WORTHINGTON - Individuals with the state’s Homeland Security Emergency Management office and officials with the Federal Emergency Management Agency made the rounds in southwest Minnesota this week to gather preliminary damage assessments stemming from rapid snow melt and spring rains in March through Winter Storm Wesley, the ice storm that hit the area on April 10.

Both events are being lumped into one incident report stretching from March 12 through April 29.

Though numbers are still preliminary at this point, it appears counties in The Globe’s coverage area have met the thresholds for both state and federal disasters.

Nobles County Administrator Tom Johnson said townships, small cities and Lismore Cooperative Telephone Co. presented damage assessments to FEMA and HSEM on Tuesday totalling $393,383. Since then, he received information from Great River Energy noting $3.26 million in estimated damage to its system in Nobles County, with 271 structures damaged.

Johnson said he still anticipates estimates from the Okabena-Ocheda Watershed District (potentially $75,000 to $100,000) for rapid snow melt and flooding that damaged the new Prairie View stormwater pond spillway. Nobles Cooperative Electric has submitted estimates of $1,989,190 (32.74 miles) for Nobles County and $2,929,565 (45 miles) for Murray County.

Of the nearly $400,000 in reported damages, Johnson said the bulk was for road repairs, with about a dozen culvert washouts reported.

Nobles County still has several stretches of gravel roads that remain closed due to damage or high water. According to the county’s dispatch center, Seward Township has closures on 110th Street between Paul Avenue and U.S. 59, as well as Paul Avenue between 120th and 130th streets. In Indian Lake Township, Roberts Avenue is closed from 290th to 300th streets, 300th Street is closed from Roberts Avenue to Sundberg Avenue and Sundberg Avenue is closed from 300th to 310th Street. Graham Lakes Township has two closures, on Roberts Avenue, one-quarter mile south of 140th Street, and on Ulrich Avenue, one-half mile north of 160th Street.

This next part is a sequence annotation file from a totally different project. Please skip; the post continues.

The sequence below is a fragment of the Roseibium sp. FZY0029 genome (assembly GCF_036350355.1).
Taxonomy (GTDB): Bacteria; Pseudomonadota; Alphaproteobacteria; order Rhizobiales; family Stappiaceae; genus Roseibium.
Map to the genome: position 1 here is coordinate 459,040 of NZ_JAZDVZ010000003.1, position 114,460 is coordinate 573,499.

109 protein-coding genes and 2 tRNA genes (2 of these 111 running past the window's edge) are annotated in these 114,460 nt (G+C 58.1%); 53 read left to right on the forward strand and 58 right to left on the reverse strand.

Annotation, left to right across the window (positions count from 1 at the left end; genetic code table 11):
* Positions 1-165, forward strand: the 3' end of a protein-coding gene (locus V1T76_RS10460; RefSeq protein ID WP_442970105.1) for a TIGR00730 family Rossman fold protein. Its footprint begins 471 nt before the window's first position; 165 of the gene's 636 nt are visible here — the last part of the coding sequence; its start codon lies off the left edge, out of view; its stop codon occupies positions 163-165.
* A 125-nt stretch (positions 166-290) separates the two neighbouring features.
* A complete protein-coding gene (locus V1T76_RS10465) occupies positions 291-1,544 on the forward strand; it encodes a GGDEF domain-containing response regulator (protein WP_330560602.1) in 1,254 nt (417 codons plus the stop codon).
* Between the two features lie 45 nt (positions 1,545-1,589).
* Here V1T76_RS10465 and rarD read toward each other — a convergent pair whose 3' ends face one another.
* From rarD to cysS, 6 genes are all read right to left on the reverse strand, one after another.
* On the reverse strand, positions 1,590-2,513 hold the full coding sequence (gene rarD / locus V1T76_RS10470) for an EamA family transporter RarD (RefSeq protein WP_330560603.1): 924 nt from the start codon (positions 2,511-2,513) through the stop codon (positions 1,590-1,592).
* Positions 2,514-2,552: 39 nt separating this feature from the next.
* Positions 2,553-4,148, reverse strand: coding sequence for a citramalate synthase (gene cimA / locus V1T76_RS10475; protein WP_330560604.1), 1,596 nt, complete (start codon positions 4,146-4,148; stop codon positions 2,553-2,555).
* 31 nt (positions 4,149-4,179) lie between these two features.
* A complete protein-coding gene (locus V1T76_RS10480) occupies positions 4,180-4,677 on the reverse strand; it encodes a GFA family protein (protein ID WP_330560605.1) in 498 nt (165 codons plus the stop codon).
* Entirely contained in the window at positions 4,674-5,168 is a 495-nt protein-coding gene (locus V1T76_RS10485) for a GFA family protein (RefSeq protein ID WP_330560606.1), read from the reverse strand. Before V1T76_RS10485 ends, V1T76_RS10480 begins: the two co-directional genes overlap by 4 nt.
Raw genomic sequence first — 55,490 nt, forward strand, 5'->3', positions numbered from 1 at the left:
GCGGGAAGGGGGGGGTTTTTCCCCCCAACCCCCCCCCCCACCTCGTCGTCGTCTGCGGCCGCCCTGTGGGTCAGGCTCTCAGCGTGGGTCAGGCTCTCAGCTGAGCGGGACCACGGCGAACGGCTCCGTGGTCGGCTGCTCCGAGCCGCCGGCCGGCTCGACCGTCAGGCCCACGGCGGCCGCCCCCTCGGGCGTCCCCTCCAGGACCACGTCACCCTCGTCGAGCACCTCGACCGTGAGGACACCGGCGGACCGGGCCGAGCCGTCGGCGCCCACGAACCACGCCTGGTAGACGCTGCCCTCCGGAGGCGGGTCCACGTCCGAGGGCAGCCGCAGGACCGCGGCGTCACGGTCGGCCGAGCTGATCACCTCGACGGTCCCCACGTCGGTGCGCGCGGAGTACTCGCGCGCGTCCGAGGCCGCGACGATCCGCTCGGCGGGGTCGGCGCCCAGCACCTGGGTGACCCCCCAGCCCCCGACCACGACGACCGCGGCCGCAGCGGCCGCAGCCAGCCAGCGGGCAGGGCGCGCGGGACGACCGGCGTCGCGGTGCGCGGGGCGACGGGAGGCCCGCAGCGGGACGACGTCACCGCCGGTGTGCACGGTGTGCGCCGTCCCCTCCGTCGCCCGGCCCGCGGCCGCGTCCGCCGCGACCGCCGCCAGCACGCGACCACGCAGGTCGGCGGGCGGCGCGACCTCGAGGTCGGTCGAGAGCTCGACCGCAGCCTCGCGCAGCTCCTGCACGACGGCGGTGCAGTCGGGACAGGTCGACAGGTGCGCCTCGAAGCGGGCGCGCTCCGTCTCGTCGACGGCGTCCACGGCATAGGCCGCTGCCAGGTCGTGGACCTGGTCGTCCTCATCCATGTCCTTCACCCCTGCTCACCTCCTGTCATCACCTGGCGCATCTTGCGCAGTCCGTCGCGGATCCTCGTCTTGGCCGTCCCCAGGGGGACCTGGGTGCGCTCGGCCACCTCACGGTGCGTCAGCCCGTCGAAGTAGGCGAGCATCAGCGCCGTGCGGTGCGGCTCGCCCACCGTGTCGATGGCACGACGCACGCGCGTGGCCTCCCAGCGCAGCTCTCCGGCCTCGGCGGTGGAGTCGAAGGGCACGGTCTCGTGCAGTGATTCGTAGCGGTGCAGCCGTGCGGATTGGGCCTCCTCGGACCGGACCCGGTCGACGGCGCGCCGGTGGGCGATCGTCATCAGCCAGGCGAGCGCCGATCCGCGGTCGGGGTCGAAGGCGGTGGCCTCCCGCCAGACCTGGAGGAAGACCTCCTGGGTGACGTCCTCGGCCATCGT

Statewide, Johnson said 50 counties are going through the reporting process for a disaster declaration, with predominantly the western half of the state affected.

Initial damages reported statewide total nearly $35 million, Johnson said.

As of Thursday, Jackson County reached a preliminary damage estimate of roughly $6.2 million, according to Emergency Management Director Tawn Hall. Of that, approximately $390,000 is for county and township road and culvert damage from the spring snowmelt and flooding.

Local cooperatives in Jackson County estimate $5.9 million in costs associated with emergency protective measures, debris removal and permanent repairs stemming from Winter Storm Wesley in April. Federated Rural Electric alone had 1,266 utility poles that were either down or damaged to the point that replacement was required, Hall reported.

In Rock County, nine communities reported costs stemming from the rapid snow melt/spring flooding and the April 10 ice storm, according to Administrator and Emergency Management Director Kyle Oldre. He said $1.35 million in damage to utilities and $220,000 in damage to roads and bridges was reported to FEMA.

Murray County Emergency Management Director/Chief Deputy Heath Landsman said Thursday that preliminary damage estimates there now total about $910,000, with damages primarily to roads and utilities

Pipestone County is reporting more than $1.2 million in damages after completing its preliminary assessment with HSEM and FEMA on Wednesday. Casey Sievert, Pipestone County Emergency Management Director, said four townships have yet to report their damage estimates, so the number is expected to rise - “particularly in the road/bridge and debris removal categories.”

Township roads experienced several culvert washouts and other significant damage, Sievert said, noting that road and bridge repairs are currently estimated at $278,815. Other estimated damages as of Thursday included $630,000 to utilities; $197,819 in emergency protective measures and $94,637 for debris removal in Pipestone County.

Cottonwood County Emergency Management Director Paul Johnson said he anticipates damages of more than $375,000 to be filed, with about two-thirds of that estimate from damage to roads and culverts, as well as debris removal. The remaining one-third are expenses from power/utility companies.

“South Central Electric had downed power lines and downed poles; they were right around $125,000 or so and they may have more,” Johnson said, noting the utility was still waiting for some bills related to mutual aid.

Once a federal disaster is declared, counties will have further meetings with FEMA on reimbursement for the damages.